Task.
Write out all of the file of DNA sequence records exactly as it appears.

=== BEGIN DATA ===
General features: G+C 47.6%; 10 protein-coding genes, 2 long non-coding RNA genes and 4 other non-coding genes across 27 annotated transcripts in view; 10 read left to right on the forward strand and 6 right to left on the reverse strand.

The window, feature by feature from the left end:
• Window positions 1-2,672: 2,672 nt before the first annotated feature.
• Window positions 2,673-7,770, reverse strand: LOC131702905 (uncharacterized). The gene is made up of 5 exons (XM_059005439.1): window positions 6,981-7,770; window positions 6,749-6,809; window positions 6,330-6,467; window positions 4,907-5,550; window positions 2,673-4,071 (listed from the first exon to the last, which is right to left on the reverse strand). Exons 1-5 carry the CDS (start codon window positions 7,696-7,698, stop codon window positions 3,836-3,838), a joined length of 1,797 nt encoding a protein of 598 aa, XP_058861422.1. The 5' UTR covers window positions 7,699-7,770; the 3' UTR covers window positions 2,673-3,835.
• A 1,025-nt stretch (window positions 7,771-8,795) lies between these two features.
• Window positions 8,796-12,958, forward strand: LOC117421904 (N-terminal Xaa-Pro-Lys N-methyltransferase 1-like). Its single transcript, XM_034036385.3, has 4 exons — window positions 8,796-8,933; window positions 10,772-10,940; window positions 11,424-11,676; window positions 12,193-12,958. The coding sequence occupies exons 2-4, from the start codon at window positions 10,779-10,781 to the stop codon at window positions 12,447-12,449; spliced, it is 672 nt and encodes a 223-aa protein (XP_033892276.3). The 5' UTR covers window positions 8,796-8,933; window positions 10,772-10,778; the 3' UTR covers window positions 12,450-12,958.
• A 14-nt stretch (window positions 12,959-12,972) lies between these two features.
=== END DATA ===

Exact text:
General features: G+C 47.6%; 10 protein-coding genes, 2 long non-coding RNA genes and 4 other non-coding genes across 27 annotated transcripts in view; 10 read left to right on the forward strand and 6 right to left on the reverse strand.

The window, feature by feature from the left end:
• Window positions 1-2,672: 2,672 nt before the first annotated feature.
• Window positions 2,673-7,770, reverse strand: LOC131702905 (uncharacterized). The gene is made up of 5 exons (XM_059005439.1): window positions 6,981-7,770; window positions 6,749-6,809; window positions 6,330-6,467; window positions 4,907-5,550; window positions 2,673-4,071 (listed from the first exon to the last, which is right to left on the reverse strand). Exons 1-5 carry the CDS (start codon window positions 7,696-7,698, stop codon window positions 3,836-3,838), a joined length of 1,797 nt encoding a protein of 598 aa, XP_058861422.1. The 5' UTR covers window positions 7,699-7,770; the 3' UTR covers window positions 2,673-3,835.
• A 1,025-nt stretch (window positions 7,771-8,795) lies between these two features.
• Window positions 8,796-12,958, forward strand: LOC117421904 (N-terminal Xaa-Pro-Lys N-methyltransferase 1-like). Its single transcript, XM_034036385.3, has 4 exons — window positions 8,796-8,933; window positions 10,772-10,940; window positions 11,424-11,676; window positions 12,193-12,958. The coding sequence occupies exons 2-4, from the start codon at window positions 10,779-10,781 to the stop codon at window positions 12,447-12,449; spliced, it is 672 nt and encodes a 223-aa protein (XP_033892276.3). The 5' UTR covers window positions 8,796-8,933; window positions 10,772-10,778; the 3' UTR covers window positions 12,450-12,958.
• A 14-nt stretch (window positions 12,959-12,972) lies between these two features.